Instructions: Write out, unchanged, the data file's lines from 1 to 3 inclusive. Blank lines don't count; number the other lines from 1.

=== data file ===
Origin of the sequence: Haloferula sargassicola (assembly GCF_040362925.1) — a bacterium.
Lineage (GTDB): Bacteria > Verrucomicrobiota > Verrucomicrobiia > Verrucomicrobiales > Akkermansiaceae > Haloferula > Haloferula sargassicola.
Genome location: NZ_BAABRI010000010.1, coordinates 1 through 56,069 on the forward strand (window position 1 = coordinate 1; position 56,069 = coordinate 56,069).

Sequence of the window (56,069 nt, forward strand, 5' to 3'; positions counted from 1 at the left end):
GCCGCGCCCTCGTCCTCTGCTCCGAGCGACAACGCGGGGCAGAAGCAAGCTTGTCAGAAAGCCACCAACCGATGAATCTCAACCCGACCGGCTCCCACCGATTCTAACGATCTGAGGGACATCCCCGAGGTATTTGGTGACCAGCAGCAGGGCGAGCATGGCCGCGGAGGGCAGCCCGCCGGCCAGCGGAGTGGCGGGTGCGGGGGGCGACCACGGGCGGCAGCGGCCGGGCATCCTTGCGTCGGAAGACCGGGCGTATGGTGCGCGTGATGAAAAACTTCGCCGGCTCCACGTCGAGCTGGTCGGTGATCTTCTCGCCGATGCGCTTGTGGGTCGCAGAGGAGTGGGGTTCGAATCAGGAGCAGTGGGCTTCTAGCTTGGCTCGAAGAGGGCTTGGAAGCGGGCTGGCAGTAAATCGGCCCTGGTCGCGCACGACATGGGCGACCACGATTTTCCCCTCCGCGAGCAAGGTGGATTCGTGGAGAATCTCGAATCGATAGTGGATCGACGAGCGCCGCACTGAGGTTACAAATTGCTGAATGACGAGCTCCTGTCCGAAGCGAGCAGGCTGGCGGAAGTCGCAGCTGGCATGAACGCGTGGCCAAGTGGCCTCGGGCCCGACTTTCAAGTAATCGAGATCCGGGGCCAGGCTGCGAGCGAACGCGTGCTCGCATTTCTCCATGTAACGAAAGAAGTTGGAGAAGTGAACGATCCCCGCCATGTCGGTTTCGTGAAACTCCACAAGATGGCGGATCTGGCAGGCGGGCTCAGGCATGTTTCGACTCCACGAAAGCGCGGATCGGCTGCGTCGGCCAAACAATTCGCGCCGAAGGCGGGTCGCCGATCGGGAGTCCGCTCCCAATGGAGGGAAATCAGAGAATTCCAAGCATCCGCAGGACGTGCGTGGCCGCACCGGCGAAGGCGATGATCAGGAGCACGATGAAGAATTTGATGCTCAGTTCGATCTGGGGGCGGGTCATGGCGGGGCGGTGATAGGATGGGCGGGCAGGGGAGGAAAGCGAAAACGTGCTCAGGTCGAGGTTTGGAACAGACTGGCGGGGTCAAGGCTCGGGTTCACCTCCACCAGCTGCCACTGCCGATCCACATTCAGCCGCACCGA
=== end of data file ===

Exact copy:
Origin of the sequence: Haloferula sargassicola (assembly GCF_040362925.1) — a bacterium.
Lineage (GTDB): Bacteria > Verrucomicrobiota > Verrucomicrobiia > Verrucomicrobiales > Akkermansiaceae > Haloferula > Haloferula sargassicola.
Genome location: NZ_BAABRI010000010.1, coordinates 1 through 56,069 on the forward strand (window position 1 = coordinate 1; position 56,069 = coordinate 56,069).